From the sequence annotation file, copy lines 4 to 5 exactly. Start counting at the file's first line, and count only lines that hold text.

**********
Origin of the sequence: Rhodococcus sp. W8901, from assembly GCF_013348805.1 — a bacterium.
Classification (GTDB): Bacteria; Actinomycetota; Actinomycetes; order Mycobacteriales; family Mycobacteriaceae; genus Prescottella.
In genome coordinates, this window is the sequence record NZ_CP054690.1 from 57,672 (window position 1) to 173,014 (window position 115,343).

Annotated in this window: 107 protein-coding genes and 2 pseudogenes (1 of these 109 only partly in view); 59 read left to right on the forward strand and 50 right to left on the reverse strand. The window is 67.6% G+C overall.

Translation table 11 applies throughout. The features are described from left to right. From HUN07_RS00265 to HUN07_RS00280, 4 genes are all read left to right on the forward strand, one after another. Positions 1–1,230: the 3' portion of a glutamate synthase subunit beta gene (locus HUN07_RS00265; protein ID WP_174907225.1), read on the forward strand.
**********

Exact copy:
Annotated in this window: 107 protein-coding genes and 2 pseudogenes (1 of these 109 only partly in view); 59 read left to right on the forward strand and 50 right to left on the reverse strand. The window is 67.6% G+C overall.

Translation table 11 applies throughout. The features are described from left to right. From HUN07_RS00265 to HUN07_RS00280, 4 genes are all read left to right on the forward strand, one after another. Positions 1–1,230: the 3' portion of a glutamate synthase subunit beta gene (locus HUN07_RS00265; protein ID WP_174907225.1), read on the forward strand.